Chloroquine reduces hypercoagulability in pancreatic cancer through inhibition of neutrophil extracellular traps

Brian A. Boone, Pranav Murthy, Jennifer Miller-Ocuin, W. Reed Doerfler, Jarrod T. Ellis, Xiaoyan Liang, Mark A. Ross, Callen T. Wallace, Jason L. Sperry, Michael T. Lotze, Matthew D. Neal, Herbert J. Zeh

Research output: Contribution to journalArticle

16 Citations (Scopus)

Abstract

Background: The hypercoagulable state associated with pancreatic adenocarcinoma (PDA) results in increased risk of venous thromboembolism, leading to substantial morbidity and mortality. Recently, neutrophil extracellular traps (NETs), whereby activated neutrophils release their intracellular contents containing DNA, histones, tissue factor, high mobility group box 1 (HMGB1) and other components have been implicated in PDA and in cancer-associated thrombosis. Methods: Utilizing an orthotopic murine PDA model in C57/Bl6 mice and patient correlative samples, we studied the role of NETs in PDA hypercoagulability and targeted this pathway through treatment with the NET inhibitor chloroquine. PAD4 and RAGE knockout mice, deficient in NET formation, were used to study the role of NETs in platelet aggregation, release of tissue factor and hypercoagulability. Platelet aggregation was assessed using collagen-activated impedance aggregometry. Levels of circulating tissue factor, the initiator of extrinsic coagulation, were measured using ELISA. Thromboelastograms (TEGs) were performed to assess hypercoagulability and changes associated with treatment. Correlative data and samples from a randomized clinical trial of preoperative gemcitabine/nab-paclitaxel with and without hydroxychloroquine were studied and the impact of treatment on venous thromboembolism (VTE) rate was evaluated. Results: The addition of NETs to whole blood stimulated platelet activation and aggregation. DNA and the receptor for advanced glycation end products (RAGE) were necessary for induction of NET associated platelet aggregation. PAD4 knockout tumor-burdened mice, unable to form NETs, had decreased aggregation and decreased circulating tissue factor. The NET inhibitor chloroquine reduces platelet aggregation, reduces circulating tissue factor and decreases hypercoagulability on TEG. Review of correlative data from patients treated on a randomized protocol of preoperative chemotherapy with and without hydroxychloroquine demonstrated a reduction in peri-operative VTE rate from 30 to 9.1% with hydroxychloroquine that neared statistical significance (p = 0.053) despite the trial not being designed to study VTE. Conclusion: NETs promote hypercoagulability in murine PDA through stimulation of platelets and release of tissue factor. Chloroquine inhibits NETs and diminishes hypercoagulability. These findings support clinical study of chloroquine to lower rates of venous thromboembolism in patients with cancer. Trial registration: This study reports correlative data from two clinical trials that registered with clinicaltrials.gov, NCT01128296(May 21, 2010) and NCT01978184(November 7, 2013).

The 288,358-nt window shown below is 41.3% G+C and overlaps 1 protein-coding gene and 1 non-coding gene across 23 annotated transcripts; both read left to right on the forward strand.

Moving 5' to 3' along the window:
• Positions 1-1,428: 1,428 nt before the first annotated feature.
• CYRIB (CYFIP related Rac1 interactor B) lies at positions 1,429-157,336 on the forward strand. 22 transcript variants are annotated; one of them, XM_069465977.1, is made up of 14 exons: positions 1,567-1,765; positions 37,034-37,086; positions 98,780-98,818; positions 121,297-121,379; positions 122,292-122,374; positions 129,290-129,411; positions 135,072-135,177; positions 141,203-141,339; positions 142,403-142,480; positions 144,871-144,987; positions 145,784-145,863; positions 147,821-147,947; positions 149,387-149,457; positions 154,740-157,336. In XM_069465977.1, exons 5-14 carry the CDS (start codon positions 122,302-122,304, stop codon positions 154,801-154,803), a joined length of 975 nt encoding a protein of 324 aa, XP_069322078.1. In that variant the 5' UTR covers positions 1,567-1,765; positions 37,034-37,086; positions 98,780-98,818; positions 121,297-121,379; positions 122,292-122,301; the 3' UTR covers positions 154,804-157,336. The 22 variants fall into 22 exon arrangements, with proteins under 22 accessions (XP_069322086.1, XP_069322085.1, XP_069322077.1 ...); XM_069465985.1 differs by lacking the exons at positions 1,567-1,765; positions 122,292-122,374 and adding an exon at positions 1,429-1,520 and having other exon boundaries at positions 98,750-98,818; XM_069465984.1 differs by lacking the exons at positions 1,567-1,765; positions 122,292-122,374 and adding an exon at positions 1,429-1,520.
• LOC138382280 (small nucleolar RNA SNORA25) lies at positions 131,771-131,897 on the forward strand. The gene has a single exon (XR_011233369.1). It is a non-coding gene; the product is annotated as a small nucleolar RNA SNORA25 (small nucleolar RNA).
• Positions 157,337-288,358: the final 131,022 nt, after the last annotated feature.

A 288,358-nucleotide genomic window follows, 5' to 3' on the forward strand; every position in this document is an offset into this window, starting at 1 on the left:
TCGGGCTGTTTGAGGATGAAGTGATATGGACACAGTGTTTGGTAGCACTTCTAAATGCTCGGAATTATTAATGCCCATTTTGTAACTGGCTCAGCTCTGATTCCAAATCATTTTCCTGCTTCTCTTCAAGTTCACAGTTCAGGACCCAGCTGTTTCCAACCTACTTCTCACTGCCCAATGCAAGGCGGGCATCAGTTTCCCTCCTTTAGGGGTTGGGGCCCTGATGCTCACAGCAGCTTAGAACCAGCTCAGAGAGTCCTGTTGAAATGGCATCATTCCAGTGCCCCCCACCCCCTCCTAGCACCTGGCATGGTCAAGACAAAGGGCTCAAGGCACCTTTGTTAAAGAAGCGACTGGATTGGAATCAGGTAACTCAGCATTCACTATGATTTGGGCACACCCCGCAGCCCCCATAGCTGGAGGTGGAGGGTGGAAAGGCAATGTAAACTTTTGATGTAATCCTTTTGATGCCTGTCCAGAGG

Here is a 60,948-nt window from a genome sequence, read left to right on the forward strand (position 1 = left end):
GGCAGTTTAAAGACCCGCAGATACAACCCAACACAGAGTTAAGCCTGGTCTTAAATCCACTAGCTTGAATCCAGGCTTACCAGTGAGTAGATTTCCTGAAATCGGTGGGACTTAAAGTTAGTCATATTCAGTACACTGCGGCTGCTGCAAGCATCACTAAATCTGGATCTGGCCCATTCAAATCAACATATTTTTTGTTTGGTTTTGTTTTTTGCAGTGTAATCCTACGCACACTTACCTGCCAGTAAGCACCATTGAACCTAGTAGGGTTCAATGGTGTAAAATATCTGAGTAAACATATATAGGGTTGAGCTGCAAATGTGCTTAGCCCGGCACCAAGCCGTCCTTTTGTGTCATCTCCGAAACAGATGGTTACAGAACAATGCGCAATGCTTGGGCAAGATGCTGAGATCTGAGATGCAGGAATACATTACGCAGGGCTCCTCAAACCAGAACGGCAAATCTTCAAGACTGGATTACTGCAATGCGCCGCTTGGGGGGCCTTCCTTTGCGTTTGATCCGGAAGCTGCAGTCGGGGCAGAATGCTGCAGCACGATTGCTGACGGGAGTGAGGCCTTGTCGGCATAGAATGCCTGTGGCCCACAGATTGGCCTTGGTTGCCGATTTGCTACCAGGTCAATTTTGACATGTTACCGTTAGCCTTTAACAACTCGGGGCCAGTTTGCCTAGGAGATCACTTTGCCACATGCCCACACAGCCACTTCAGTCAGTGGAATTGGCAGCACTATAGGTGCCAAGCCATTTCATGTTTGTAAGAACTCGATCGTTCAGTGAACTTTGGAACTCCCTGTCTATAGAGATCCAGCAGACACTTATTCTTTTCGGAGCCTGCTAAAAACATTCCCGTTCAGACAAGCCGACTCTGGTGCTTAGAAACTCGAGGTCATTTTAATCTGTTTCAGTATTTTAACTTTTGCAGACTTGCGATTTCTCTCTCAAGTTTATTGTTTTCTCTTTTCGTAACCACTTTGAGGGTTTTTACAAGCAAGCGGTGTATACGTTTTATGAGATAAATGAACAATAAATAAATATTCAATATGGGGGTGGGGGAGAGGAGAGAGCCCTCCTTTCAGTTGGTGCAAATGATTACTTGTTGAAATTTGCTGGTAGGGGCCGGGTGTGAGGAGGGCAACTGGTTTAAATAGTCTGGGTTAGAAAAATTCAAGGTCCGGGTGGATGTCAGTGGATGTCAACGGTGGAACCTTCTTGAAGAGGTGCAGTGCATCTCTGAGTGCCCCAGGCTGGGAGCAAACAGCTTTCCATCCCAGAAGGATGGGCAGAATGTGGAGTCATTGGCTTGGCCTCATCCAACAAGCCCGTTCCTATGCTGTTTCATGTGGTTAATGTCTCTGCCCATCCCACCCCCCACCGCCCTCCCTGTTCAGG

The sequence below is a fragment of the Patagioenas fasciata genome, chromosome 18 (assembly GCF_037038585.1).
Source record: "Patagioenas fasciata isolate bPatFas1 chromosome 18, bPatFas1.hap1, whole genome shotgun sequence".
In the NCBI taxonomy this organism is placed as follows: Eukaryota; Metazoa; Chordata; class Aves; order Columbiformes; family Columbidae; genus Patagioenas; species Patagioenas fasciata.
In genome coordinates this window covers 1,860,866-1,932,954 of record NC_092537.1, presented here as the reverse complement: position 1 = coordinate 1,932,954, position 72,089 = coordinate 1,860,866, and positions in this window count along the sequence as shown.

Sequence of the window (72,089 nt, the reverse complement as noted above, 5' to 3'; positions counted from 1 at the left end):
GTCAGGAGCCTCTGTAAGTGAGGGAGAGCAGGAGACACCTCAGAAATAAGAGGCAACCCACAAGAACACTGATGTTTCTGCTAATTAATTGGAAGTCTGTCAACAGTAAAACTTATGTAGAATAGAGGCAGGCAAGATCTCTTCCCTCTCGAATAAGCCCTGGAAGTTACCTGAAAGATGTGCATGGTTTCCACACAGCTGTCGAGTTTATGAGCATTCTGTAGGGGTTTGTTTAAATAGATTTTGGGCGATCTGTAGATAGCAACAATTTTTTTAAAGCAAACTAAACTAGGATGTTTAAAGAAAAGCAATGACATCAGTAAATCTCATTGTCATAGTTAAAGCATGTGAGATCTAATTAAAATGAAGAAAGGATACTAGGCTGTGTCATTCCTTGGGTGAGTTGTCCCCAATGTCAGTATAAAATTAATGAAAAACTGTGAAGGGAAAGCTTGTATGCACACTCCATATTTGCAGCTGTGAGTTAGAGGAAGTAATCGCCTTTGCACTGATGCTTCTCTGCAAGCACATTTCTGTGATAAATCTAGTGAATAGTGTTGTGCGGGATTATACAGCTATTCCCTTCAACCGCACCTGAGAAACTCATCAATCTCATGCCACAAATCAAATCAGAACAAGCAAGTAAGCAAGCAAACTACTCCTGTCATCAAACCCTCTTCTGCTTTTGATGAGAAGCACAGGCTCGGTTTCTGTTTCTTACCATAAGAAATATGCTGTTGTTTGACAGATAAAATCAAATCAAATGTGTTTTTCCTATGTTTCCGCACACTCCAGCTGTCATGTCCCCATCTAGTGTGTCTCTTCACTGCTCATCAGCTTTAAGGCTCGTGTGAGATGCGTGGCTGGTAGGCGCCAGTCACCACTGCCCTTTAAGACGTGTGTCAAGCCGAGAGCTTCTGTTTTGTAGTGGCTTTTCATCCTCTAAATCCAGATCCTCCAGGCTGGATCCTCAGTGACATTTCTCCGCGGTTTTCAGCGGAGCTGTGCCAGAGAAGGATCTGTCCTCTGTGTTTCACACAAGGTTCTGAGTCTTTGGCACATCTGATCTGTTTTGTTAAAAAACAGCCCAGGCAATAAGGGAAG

Original languageEnglish (US)
Article number678
JournalBMC Cancer
Volume18
Issue number1
DOIs
StatePublished - Jun 22 2018
Externally publishedYes

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Thrombophilia
Chloroquine
Pancreatic Neoplasms
Thromboplastin
Venous Thromboembolism
Platelet Aggregation
Hydroxychloroquine
gemcitabine
Extracellular Traps
Blood Platelets
Neoplasms
Platelet Activation
Electric Impedance
Knockout Mice
Histones
Adenocarcinoma
Neutrophils
Thrombosis
Collagen
Therapeutics

Keywords

  • Autophagy
  • Chloroquine
  • Hypercoagulability
  • Neutrophil extracellular traps (NETs)
  • Venous thromboembolism

ASJC Scopus subject areas

  • Oncology
  • Genetics
  • Cancer Research

Cite this

Chloroquine reduces hypercoagulability in pancreatic cancer through inhibition of neutrophil extracellular traps. / Boone, Brian A.; Murthy, Pranav; Miller-Ocuin, Jennifer; Doerfler, W. Reed; Ellis, Jarrod T.; Liang, Xiaoyan; Ross, Mark A.; Wallace, Callen T.; Sperry, Jason L.; Lotze, Michael T.; Neal, Matthew D.; Zeh, Herbert J.

In: BMC Cancer, Vol. 18, No. 1, 678, 22.06.2018.

Research output: Contribution to journalArticle

Boone, BA, Murthy, P, Miller-Ocuin, J, Doerfler, WR, Ellis, JT, Liang, X, Ross, MA, Wallace, CT, Sperry, JL, Lotze, MT, Neal, MD & Zeh, HJ 2018, 'Chloroquine reduces hypercoagulability in pancreatic cancer through inhibition of neutrophil extracellular traps', BMC Cancer, vol. 18, no. 1, 678. https://doi.org/10.1186/s12885-018-4584-2
Boone, Brian A. ; Murthy, Pranav ; Miller-Ocuin, Jennifer ; Doerfler, W. Reed ; Ellis, Jarrod T. ; Liang, Xiaoyan ; Ross, Mark A. ; Wallace, Callen T. ; Sperry, Jason L. ; Lotze, Michael T. ; Neal, Matthew D. ; Zeh, Herbert J. / Chloroquine reduces hypercoagulability in pancreatic cancer through inhibition of neutrophil extracellular traps. In: BMC Cancer. 2018 ; Vol. 18, No. 1.